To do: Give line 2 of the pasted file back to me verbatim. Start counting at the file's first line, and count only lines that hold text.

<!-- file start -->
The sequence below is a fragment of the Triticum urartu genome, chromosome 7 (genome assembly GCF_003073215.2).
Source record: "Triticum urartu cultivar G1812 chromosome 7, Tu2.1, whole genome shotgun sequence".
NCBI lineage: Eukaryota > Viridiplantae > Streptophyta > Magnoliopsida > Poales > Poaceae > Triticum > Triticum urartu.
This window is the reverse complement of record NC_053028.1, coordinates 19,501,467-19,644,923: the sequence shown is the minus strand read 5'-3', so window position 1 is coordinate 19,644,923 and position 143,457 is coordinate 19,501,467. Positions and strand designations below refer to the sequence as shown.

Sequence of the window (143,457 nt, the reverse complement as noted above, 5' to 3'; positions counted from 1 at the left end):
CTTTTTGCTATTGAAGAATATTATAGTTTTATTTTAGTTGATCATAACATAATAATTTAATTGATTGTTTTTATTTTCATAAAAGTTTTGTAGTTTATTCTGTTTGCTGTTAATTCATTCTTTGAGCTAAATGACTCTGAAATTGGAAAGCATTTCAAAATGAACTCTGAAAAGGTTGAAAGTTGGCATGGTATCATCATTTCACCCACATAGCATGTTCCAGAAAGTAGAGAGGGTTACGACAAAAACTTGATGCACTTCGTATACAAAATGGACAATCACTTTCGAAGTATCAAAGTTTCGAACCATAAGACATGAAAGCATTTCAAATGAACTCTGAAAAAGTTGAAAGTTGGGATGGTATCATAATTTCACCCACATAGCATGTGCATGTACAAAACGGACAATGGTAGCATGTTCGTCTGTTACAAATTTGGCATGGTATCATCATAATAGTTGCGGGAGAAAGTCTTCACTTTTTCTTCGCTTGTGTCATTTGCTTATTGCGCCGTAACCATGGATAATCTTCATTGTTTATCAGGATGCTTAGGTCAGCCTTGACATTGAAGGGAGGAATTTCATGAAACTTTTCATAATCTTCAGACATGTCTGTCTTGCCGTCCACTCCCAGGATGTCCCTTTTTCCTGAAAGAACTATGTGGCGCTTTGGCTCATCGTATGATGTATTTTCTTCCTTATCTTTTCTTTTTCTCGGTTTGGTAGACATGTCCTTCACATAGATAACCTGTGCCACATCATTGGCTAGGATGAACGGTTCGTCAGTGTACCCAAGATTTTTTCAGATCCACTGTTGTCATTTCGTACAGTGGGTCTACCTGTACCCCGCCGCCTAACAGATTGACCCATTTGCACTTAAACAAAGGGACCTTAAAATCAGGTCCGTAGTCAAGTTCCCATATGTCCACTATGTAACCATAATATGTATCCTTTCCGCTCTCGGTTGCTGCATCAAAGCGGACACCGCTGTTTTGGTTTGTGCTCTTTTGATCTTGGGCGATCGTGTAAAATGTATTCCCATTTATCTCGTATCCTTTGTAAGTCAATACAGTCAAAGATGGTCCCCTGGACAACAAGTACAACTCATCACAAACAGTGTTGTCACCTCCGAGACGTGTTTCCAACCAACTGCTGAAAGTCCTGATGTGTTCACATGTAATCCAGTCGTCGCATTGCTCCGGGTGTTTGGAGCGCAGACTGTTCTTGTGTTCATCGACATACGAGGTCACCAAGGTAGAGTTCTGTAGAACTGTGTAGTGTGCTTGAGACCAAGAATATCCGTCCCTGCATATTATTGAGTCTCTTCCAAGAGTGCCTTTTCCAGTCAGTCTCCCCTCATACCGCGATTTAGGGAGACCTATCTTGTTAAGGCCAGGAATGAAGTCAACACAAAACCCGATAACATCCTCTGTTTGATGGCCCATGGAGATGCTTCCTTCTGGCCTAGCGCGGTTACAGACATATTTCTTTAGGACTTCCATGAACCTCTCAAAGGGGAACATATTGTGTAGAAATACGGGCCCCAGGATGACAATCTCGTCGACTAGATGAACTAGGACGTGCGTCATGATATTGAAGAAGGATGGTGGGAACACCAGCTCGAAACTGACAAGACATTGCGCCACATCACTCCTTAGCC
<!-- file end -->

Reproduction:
Source record: "Triticum urartu cultivar G1812 chromosome 7, Tu2.1, whole genome shotgun sequence".